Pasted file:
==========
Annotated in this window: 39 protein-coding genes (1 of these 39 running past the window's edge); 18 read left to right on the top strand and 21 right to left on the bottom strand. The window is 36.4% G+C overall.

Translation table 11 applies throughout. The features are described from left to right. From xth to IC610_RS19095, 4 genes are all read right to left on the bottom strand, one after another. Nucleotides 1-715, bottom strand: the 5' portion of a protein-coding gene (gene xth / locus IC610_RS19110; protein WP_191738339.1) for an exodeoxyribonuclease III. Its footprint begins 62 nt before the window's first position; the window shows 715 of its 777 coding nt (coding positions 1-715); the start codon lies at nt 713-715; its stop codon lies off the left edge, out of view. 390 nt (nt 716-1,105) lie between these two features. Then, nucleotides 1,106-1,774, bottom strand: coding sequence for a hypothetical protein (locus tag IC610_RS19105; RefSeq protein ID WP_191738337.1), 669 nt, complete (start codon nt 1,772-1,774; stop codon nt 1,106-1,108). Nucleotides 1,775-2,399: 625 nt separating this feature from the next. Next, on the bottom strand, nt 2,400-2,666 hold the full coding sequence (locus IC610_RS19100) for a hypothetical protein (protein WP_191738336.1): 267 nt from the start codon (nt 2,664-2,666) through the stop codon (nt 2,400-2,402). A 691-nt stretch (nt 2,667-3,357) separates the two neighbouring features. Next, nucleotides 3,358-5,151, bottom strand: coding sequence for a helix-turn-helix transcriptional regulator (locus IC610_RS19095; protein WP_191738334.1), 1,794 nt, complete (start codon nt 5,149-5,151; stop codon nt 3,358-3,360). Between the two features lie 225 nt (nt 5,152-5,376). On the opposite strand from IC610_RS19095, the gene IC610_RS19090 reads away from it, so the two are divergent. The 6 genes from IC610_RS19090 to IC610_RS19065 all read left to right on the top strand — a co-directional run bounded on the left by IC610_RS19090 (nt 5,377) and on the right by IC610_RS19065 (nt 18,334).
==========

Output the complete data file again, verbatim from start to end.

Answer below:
Annotated in this window: 39 protein-coding genes (1 of these 39 running past the window's edge); 18 read left to right on the top strand and 21 right to left on the bottom strand. The window is 36.4% G+C overall.

Translation table 11 applies throughout. The features are described from left to right. From xth to IC610_RS19095, 4 genes are all read right to left on the bottom strand, one after another. Nucleotides 1-715, bottom strand: the 5' portion of a protein-coding gene (gene xth / locus IC610_RS19110; protein WP_191738339.1) for an exodeoxyribonuclease III. Its footprint begins 62 nt before the window's first position; the window shows 715 of its 777 coding nt (coding positions 1-715); the start codon lies at nt 713-715; its stop codon lies off the left edge, out of view. 390 nt (nt 716-1,105) lie between these two features. Then, nucleotides 1,106-1,774, bottom strand: coding sequence for a hypothetical protein (locus tag IC610_RS19105; RefSeq protein ID WP_191738337.1), 669 nt, complete (start codon nt 1,772-1,774; stop codon nt 1,106-1,108). Nucleotides 1,775-2,399: 625 nt separating this feature from the next. Next, on the bottom strand, nt 2,400-2,666 hold the full coding sequence (locus IC610_RS19100) for a hypothetical protein (protein WP_191738336.1): 267 nt from the start codon (nt 2,664-2,666) through the stop codon (nt 2,400-2,402). A 691-nt stretch (nt 2,667-3,357) separates the two neighbouring features. Next, nucleotides 3,358-5,151, bottom strand: coding sequence for a helix-turn-helix transcriptional regulator (locus IC610_RS19095; protein WP_191738334.1), 1,794 nt, complete (start codon nt 5,149-5,151; stop codon nt 3,358-3,360). Between the two features lie 225 nt (nt 5,152-5,376). On the opposite strand from IC610_RS19095, the gene IC610_RS19090 reads away from it, so the two are divergent. The 6 genes from IC610_RS19090 to IC610_RS19065 all read left to right on the top strand — a co-directional run bounded on the left by IC610_RS19090 (nt 5,377) and on the right by IC610_RS19065 (nt 18,334).